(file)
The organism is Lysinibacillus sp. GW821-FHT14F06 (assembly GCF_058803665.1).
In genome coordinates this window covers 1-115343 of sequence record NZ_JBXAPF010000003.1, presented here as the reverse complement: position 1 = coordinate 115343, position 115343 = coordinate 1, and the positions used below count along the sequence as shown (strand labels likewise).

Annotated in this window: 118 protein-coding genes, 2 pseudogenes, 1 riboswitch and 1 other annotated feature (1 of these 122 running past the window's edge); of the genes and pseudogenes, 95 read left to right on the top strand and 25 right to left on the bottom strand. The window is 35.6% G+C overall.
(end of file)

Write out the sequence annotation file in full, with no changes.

The organism is Lysinibacillus sp. GW821-FHT14F06 (assembly GCF_058803665.1).
In genome coordinates this window covers 1-115343 of sequence record NZ_JBXAPF010000003.1, presented here as the reverse complement: position 1 = coordinate 115343, position 115343 = coordinate 1, and the positions used below count along the sequence as shown (strand labels likewise).

Annotated in this window: 118 protein-coding genes, 2 pseudogenes, 1 riboswitch and 1 other annotated feature (1 of these 122 running past the window's edge); of the genes and pseudogenes, 95 read left to right on the top strand and 25 right to left on the bottom strand. The window is 35.6% G+C overall.